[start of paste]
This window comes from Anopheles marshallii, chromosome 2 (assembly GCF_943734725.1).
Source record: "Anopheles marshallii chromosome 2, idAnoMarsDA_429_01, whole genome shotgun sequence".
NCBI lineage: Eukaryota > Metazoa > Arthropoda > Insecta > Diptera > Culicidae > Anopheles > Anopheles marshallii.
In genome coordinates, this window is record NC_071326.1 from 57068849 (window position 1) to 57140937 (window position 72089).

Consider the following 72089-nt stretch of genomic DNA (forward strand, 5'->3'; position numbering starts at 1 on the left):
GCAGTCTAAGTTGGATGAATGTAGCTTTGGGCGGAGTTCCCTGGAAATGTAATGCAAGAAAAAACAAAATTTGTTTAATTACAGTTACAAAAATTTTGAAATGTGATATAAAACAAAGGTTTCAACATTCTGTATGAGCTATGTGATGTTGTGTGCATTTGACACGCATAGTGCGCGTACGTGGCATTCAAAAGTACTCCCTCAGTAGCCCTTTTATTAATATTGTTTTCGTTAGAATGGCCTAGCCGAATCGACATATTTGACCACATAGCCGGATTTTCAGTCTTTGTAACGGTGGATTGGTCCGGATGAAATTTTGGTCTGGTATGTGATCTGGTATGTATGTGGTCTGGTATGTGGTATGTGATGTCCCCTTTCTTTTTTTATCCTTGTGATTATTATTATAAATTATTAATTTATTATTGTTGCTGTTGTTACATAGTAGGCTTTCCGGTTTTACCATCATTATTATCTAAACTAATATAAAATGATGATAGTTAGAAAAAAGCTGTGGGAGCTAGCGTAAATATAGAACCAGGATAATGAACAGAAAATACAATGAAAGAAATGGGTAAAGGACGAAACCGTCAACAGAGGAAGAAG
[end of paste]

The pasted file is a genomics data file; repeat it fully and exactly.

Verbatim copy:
This window comes from Anopheles marshallii, chromosome 2 (assembly GCF_943734725.1).
Source record: "Anopheles marshallii chromosome 2, idAnoMarsDA_429_01, whole genome shotgun sequence".
NCBI lineage: Eukaryota > Metazoa > Arthropoda > Insecta > Diptera > Culicidae > Anopheles > Anopheles marshallii.
In genome coordinates, this window is record NC_071326.1 from 57068849 (window position 1) to 57140937 (window position 72089).

Consider the following 72089-nt stretch of genomic DNA (forward strand, 5'->3'; position numbering starts at 1 on the left):
GCAGTCTAAGTTGGATGAATGTAGCTTTGGGCGGAGTTCCCTGGAAATGTAATGCAAGAAAAAACAAAATTTGTTTAATTACAGTTACAAAAATTTTGAAATGTGATATAAAACAAAGGTTTCAACATTCTGTATGAGCTATGTGATGTTGTGTGCATTTGACACGCATAGTGCGCGTACGTGGCATTCAAAAGTACTCCCTCAGTAGCCCTTTTATTAATATTGTTTTCGTTAGAATGGCCTAGCCGAATCGACATATTTGACCACATAGCCGGATTTTCAGTCTTTGTAACGGTGGATTGGTCCGGATGAAATTTTGGTCTGGTATGTGATCTGGTATGTATGTGGTCTGGTATGTGGTATGTGATGTCCCCTTTCTTTTTTTATCCTTGTGATTATTATTATAAATTATTAATTTATTATTGTTGCTGTTGTTACATAGTAGGCTTTCCGGTTTTACCATCATTATTATCTAAACTAATATAAAATGATGATAGTTAGAAAAAAGCTGTGGGAGCTAGCGTAAATATAGAACCAGGATAATGAACAGAAAATACAATGAAAGAAATGGGTAAAGGACGAAACCGTCAACAGAGGAAGAAG